These next-generation gadgets were widely flaunted at the technology exhibition CES in Las Vegas a few days ago by manufacturers such as Samsung, Panasonic, LG and Vizio. A Smart TV is, as the name implies, a hybrid between a smartphone and a flatscreen HDTV. It takes the huge screen of a modern TV and adds in the features that you’d expect from a pricy smartphone: apps, a wireless internet connection plus browser, and a plethora of minor tricks which are arguably more about showing off than genuine usefulness. Curiously, none of the models shown this year functioned as a traditional phone.
Oh, and you can watch TV on it as well.
Apps on your TV
Apps are undoubtedly the most exciting feature of this new 42-inch assault on our wallets. Since the technology is fairly new, the number of apps actually available was nowhere near what you might expect to see on, say, Android Market (google’s app store for smartphones running its Android software). But while there wasn’t quantity, there was certainly variety. Developers have targeted a wide range of popular app genres, and the result is a spread of apps alternating between cool, useful and downright daft. The lions share of the apps are for social networking, with facebook, twitter, skype and google chat (though not, it seems, google+) coming to a TV near you.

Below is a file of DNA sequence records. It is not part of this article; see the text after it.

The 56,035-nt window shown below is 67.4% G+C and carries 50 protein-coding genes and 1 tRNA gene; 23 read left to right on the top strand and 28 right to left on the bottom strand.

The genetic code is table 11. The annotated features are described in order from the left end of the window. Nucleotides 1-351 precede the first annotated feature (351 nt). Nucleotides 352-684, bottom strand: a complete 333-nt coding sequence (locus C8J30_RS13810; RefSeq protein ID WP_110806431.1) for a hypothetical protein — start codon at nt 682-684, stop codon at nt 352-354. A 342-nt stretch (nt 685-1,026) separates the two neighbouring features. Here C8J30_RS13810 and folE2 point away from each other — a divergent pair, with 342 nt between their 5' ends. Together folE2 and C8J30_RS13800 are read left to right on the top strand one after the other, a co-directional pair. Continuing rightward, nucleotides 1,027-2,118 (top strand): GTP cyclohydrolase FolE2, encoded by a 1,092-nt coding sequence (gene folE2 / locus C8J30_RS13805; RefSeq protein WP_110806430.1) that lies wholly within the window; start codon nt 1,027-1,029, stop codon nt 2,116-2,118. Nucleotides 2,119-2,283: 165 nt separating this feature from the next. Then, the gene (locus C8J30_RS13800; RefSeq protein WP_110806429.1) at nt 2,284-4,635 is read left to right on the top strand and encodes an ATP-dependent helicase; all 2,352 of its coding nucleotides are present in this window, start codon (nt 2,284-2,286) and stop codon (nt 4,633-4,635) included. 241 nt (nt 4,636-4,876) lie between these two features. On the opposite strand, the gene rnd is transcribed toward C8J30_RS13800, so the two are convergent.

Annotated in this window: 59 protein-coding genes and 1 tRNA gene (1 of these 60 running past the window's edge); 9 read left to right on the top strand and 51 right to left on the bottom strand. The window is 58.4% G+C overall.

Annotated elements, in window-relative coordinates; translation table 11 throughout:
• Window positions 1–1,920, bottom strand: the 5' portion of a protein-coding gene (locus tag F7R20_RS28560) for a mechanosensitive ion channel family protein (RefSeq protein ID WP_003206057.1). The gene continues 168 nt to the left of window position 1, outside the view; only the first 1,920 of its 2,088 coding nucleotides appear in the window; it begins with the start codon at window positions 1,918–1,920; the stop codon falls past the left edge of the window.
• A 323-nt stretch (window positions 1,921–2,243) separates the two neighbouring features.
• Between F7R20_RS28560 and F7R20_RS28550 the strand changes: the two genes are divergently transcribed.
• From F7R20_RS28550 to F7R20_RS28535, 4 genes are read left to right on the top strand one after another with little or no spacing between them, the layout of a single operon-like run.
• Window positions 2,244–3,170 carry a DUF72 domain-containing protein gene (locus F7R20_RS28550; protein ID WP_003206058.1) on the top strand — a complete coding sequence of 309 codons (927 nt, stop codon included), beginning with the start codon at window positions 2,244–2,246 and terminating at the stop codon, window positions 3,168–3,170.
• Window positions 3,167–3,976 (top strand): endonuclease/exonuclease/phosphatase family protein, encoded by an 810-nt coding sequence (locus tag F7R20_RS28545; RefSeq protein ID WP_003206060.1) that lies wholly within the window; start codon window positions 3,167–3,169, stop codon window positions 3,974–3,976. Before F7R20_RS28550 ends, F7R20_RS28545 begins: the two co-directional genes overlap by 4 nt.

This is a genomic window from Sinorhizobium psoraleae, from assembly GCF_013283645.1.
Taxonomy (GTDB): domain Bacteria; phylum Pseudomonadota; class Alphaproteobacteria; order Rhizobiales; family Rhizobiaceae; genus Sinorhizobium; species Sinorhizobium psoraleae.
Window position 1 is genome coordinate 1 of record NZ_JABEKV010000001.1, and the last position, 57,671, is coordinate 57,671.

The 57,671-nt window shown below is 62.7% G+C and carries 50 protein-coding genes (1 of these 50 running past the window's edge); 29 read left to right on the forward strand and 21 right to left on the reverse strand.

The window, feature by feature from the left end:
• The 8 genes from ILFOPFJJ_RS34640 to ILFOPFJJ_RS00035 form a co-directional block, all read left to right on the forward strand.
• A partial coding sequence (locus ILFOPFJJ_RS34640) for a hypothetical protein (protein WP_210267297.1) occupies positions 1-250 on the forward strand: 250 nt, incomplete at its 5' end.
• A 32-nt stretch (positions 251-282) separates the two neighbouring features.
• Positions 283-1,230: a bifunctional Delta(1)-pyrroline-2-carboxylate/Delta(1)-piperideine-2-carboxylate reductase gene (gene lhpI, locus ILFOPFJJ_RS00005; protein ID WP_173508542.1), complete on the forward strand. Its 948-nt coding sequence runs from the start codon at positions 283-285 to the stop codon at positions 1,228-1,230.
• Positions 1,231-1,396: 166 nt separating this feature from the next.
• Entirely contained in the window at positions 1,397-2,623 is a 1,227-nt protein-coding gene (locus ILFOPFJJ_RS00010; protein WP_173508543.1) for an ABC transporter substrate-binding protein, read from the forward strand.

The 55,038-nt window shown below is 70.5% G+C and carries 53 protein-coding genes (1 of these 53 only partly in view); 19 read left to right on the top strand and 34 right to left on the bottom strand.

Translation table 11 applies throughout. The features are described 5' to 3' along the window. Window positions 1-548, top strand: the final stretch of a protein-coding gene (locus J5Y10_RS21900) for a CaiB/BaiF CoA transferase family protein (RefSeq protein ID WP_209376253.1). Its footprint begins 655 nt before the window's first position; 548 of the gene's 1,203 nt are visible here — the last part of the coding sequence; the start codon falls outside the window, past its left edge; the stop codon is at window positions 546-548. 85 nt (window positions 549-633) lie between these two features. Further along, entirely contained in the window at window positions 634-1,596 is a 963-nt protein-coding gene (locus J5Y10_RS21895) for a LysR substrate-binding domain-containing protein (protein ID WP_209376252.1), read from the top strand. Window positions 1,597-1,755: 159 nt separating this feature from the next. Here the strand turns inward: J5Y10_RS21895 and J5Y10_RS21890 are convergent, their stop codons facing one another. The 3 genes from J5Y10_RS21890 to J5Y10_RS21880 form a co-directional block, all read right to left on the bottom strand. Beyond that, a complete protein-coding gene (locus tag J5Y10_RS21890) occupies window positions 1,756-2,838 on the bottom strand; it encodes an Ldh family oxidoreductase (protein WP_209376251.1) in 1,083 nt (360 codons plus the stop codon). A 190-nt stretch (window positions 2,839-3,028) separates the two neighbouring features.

I’m finding it very easy to be cynical about Smart TV’s. Smartphones where (and continue to be) successful because they took the features of a laptop and shrunk it down into a phone-sized box, adding portability and the opportunity to include features like accelerometers and cameras. Smart TV’s, on the other hand, combine the features of two popular devices into one expensive device but don’t seem to add any value to the user by doing so.
In my opinion, the “smart” option is to save at least half a grand and buy yourself a laptop table instead. Once the newness wears off and the price slashing starts, look again.